This evening I was reading one of the big-time outdoor magazines when I read an interesting letter to the editor. The crux of the letter was chastising the magazine for having over 30 pages devoted to advertising space out of the total of 80 or so the magazine contained.
No doubt about it…magazines are driven by their advertisers. A large part of the revenue stream comes in from these sources. And certainly I don’t begrudge any publisher for selling ad space. In fact, I only find ads in a magazine to be a minor annoyance. Now ads on TV, on the other hand, that is quite another story.
But I don’t think most sportsman know the power these advertisers yield. Rather, I’m quite sure the typical sportsman does not give much thought to this.
Case in point. Yesterday I was speaking to another outdoor communicator who told me that for years he’s had a hobby of collecting yellow snow. YELLOW SNOW?? You must be kidding, I first thought. But no, he was dead serious.
While many sportsmen traipse into the woods during the upcoming weeks to search for shed antlers…this particular sportsman also looks for discolored snow that might indicate that a deer has recently urinated on it.
The process is quite simple…he takes a clean jar with him along with a small trowel. When he finds some yellow snow he carefully scoops it into the jar. Eventually, he takes all of the snow collected and distills it down to the most pure form…or so he thinks. This particular writer claims that his deer urine concoction, when added to some glycerin and other lure additives is far better than ANY commercial attractant you can buy. Why? Well, because this lure comes from the real McCoy…not some synthesized substance pawned off as real.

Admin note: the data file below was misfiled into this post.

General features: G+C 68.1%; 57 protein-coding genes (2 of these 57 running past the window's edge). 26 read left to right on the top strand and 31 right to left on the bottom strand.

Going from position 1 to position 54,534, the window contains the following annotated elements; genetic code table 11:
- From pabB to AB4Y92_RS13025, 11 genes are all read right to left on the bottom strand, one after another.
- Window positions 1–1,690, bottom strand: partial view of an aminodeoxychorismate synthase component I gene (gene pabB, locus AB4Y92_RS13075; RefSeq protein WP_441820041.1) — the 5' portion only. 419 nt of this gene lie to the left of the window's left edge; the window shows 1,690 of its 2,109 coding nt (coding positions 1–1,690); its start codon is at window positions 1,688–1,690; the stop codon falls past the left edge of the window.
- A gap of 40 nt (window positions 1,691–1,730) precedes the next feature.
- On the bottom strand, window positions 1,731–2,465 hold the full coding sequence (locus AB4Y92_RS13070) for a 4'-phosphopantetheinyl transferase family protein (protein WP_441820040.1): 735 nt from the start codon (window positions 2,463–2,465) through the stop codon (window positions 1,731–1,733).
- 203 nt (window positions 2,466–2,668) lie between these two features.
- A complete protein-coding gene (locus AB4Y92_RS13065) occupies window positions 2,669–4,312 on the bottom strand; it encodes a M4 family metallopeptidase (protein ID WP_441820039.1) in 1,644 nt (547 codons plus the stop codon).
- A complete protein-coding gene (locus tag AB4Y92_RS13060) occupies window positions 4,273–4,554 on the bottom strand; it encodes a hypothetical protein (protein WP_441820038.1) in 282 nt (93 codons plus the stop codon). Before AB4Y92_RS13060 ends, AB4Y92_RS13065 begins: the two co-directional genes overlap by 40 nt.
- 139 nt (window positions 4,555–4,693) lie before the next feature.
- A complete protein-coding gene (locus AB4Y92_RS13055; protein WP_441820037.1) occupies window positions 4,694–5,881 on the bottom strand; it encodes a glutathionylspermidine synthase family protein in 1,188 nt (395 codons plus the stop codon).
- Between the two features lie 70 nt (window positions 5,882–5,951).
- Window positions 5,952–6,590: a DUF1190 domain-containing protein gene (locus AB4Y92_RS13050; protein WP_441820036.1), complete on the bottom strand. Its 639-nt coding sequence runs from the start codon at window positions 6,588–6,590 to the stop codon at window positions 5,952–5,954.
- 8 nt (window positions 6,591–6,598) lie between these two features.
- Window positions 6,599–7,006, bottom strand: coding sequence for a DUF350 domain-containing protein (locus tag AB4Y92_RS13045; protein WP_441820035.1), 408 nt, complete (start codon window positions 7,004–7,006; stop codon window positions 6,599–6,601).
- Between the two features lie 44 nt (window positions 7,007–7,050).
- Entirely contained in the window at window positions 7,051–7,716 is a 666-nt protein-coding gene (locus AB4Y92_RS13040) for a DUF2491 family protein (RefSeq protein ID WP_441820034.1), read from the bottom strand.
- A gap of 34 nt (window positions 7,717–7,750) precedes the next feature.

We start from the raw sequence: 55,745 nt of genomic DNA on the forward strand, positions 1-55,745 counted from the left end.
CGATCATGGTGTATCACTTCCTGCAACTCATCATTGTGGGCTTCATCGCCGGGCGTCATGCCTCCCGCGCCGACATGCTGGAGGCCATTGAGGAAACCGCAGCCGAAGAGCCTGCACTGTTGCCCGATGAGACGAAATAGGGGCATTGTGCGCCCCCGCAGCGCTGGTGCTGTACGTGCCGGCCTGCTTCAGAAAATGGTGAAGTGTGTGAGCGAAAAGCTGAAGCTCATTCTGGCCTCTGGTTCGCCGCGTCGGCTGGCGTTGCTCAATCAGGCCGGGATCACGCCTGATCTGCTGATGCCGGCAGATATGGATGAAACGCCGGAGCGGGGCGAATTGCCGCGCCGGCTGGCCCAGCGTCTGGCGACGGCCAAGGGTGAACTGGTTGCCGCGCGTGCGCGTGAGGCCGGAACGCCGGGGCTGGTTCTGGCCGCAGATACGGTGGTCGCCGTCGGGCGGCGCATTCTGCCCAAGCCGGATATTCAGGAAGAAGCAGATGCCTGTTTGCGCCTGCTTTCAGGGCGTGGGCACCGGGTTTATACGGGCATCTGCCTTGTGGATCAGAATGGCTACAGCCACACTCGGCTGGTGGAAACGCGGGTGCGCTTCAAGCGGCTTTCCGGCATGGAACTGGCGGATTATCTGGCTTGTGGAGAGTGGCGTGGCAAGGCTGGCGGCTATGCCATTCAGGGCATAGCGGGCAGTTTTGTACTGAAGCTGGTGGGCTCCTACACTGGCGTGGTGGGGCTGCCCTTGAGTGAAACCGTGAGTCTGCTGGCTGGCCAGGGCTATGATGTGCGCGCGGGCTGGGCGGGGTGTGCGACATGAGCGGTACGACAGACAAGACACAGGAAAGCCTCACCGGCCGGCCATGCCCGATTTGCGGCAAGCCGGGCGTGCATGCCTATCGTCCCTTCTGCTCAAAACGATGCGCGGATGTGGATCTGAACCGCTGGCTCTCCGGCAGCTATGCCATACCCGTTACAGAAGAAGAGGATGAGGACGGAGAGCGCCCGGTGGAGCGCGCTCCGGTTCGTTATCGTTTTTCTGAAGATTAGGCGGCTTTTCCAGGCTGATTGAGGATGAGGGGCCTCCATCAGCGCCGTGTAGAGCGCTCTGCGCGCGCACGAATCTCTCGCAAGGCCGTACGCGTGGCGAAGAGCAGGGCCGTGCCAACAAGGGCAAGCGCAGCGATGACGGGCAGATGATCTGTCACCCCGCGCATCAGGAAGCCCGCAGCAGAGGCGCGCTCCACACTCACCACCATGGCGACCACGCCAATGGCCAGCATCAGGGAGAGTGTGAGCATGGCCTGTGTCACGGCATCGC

But I digress here for a moment. This blog is not about collecting natural deer lure. No, quite the contrary. It’s about the power of advertisers and why you have likely never read of this unique sportsman’s activity. My acquaintance told me that he queried several editors who were fascinated by the concept and the idea…but they said it would not fly in their publication. Why?
Well, maybe you can see where I’m going with this. That’s right…a large base of most publications advertising budget comes from various lure manufacturers. Why would any managing editor want to risk ruffling the feathers on these ad-buying clients by running an article that might encourage money out of their ad-buying customers pockets? Many won’t…and that’s why you won’t see articles such as collecting yellow snow. It purports a technique that opens up too many cans of worms in the publisher’s office.
But is this right? What has happened to the ethics found in much of the outdoor media? As a sportsman, don’t you want to read articles how one guy collects yellow snow to increase his hunting success without the concept being sanitized or rejected because it might upset some commercial interest? I know I sure do.
I fear that as the outdoors seems to continue a move down the path of big money, print publications and television shows will become nothing more than glorified infomercials. Thrown aside are the journalistic ethics that should hunger to showcase a good idea on its merits alone, and not based on whether or not it will irritate an advertiser who might lose a sale or two because of the ideas contained in the writing.
© 2006 Jim Braaten. All Rights Reserved. No Reproduction without Prior Permission.